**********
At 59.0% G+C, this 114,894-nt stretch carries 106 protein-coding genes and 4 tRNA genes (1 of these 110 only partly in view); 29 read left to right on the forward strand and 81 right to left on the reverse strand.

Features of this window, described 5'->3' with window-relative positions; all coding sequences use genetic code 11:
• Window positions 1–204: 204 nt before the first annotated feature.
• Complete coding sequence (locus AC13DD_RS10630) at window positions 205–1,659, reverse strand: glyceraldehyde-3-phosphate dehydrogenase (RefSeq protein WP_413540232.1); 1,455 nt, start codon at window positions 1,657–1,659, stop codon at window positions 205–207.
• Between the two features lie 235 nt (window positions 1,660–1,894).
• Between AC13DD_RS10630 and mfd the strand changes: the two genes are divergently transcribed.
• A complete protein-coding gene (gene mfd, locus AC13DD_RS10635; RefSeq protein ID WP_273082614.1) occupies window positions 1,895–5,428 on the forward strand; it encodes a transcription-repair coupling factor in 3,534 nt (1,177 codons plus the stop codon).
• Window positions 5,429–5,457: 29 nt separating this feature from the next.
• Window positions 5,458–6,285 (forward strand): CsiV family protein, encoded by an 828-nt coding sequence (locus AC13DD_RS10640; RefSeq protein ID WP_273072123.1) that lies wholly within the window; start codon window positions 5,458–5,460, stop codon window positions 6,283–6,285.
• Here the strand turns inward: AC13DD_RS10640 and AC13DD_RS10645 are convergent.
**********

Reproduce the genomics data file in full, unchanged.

At 59.0% G+C, this 114,894-nt stretch carries 106 protein-coding genes and 4 tRNA genes (1 of these 110 only partly in view); 29 read left to right on the forward strand and 81 right to left on the reverse strand.

Features of this window, described 5'->3' with window-relative positions; all coding sequences use genetic code 11:
• Window positions 1–204: 204 nt before the first annotated feature.
• Complete coding sequence (locus AC13DD_RS10630) at window positions 205–1,659, reverse strand: glyceraldehyde-3-phosphate dehydrogenase (RefSeq protein WP_413540232.1); 1,455 nt, start codon at window positions 1,657–1,659, stop codon at window positions 205–207.
• Between the two features lie 235 nt (window positions 1,660–1,894).
• Between AC13DD_RS10630 and mfd the strand changes: the two genes are divergently transcribed.
• A complete protein-coding gene (gene mfd, locus AC13DD_RS10635; RefSeq protein ID WP_273082614.1) occupies window positions 1,895–5,428 on the forward strand; it encodes a transcription-repair coupling factor in 3,534 nt (1,177 codons plus the stop codon).
• Window positions 5,429–5,457: 29 nt separating this feature from the next.
• Window positions 5,458–6,285 (forward strand): CsiV family protein, encoded by an 828-nt coding sequence (locus AC13DD_RS10640; RefSeq protein ID WP_273072123.1) that lies wholly within the window; start codon window positions 5,458–5,460, stop codon window positions 6,283–6,285.
• Here the strand turns inward: AC13DD_RS10640 and AC13DD_RS10645 are convergent.